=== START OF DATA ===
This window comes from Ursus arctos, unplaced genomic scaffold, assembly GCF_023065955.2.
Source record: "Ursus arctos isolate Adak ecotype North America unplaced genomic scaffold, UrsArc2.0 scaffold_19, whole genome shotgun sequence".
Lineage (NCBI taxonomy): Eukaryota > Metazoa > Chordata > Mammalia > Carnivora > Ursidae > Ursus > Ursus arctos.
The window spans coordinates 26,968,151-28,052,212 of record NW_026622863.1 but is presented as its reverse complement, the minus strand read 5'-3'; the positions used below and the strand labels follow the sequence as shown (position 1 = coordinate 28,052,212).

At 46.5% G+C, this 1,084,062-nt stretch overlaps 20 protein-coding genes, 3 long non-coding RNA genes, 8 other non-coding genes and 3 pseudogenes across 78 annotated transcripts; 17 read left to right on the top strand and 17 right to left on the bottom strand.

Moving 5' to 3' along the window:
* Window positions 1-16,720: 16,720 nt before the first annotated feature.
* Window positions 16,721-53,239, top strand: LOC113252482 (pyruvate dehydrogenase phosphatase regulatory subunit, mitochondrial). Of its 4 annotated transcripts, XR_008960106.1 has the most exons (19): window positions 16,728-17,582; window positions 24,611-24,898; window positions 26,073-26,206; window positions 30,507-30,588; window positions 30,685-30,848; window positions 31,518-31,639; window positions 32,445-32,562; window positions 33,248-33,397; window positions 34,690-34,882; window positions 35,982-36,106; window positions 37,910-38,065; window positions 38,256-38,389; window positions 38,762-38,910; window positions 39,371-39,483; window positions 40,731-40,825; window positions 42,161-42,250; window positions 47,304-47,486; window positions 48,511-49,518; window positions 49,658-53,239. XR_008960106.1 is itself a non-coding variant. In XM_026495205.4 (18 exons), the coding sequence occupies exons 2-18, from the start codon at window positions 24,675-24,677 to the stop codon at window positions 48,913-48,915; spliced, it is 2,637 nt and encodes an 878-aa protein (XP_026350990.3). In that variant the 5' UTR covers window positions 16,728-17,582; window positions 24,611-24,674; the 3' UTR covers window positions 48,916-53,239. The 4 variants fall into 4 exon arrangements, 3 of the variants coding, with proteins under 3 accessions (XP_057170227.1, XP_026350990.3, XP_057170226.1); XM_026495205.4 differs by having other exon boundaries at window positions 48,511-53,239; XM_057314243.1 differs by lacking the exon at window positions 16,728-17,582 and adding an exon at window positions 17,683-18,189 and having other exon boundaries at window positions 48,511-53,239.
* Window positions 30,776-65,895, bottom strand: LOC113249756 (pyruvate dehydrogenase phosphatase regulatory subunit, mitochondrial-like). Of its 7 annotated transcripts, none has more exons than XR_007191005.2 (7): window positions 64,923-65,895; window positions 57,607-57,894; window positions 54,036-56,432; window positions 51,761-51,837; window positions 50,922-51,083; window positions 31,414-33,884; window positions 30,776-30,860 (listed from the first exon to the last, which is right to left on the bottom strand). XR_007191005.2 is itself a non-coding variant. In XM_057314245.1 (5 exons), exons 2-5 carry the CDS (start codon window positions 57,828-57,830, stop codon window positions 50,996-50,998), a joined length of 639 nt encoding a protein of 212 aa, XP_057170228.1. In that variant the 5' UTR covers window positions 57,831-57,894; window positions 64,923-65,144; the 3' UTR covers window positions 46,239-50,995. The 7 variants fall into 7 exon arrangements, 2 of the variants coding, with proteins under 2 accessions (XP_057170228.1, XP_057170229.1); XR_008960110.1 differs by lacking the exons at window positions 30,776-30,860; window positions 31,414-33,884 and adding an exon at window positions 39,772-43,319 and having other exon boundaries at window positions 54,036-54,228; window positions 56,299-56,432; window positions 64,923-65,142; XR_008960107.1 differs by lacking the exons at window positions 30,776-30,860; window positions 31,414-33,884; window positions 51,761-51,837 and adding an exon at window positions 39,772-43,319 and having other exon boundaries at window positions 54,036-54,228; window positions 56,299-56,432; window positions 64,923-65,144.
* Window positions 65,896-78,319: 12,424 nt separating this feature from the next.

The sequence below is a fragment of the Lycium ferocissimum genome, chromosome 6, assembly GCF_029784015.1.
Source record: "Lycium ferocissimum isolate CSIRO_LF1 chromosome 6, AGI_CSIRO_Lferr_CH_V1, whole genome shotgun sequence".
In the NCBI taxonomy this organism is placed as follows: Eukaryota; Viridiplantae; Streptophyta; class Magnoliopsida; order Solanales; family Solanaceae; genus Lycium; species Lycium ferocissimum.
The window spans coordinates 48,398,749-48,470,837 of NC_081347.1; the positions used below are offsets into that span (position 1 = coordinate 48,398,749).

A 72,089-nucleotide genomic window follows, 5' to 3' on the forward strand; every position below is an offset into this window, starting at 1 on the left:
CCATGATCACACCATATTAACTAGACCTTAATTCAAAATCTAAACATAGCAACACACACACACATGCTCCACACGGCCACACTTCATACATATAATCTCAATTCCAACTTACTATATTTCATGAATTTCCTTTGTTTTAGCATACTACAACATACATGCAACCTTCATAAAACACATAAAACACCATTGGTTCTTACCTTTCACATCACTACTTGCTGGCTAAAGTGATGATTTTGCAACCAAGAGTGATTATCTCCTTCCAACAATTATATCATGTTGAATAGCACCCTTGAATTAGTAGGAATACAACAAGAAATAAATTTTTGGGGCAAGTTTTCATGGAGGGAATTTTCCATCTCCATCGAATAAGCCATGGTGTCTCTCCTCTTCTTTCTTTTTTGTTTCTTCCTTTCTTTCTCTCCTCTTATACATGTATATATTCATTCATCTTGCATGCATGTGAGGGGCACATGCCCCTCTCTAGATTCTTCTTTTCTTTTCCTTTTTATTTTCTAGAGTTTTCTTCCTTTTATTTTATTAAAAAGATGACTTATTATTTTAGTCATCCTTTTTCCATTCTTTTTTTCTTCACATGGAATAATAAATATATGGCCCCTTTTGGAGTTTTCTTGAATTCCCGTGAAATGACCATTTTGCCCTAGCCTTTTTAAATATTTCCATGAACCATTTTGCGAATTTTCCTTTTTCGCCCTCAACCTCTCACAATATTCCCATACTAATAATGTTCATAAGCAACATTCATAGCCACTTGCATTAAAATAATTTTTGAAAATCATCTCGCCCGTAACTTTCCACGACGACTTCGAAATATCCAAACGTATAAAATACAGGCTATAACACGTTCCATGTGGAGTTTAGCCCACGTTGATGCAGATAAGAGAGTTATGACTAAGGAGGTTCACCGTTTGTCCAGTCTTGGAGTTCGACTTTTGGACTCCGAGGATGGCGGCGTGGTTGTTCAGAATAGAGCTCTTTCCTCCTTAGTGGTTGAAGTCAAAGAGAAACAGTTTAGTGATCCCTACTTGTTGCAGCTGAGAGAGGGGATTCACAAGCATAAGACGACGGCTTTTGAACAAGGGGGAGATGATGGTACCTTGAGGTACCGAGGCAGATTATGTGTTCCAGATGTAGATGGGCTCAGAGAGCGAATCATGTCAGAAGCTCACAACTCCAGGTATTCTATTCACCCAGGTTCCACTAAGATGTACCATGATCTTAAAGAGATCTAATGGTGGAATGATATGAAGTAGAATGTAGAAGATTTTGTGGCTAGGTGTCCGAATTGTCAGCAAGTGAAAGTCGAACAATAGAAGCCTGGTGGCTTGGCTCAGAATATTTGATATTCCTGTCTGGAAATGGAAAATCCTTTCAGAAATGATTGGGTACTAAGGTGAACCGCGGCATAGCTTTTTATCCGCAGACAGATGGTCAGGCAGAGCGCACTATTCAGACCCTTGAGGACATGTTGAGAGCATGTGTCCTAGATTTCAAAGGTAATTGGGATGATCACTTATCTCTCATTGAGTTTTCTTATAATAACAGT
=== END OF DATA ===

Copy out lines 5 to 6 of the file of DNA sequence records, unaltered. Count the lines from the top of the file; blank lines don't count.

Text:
At 46.5% G+C, this 1,084,062-nt stretch overlaps 20 protein-coding genes, 3 long non-coding RNA genes, 8 other non-coding genes and 3 pseudogenes across 78 annotated transcripts; 17 read left to right on the top strand and 17 right to left on the bottom strand.

Moving 5' to 3' along the window: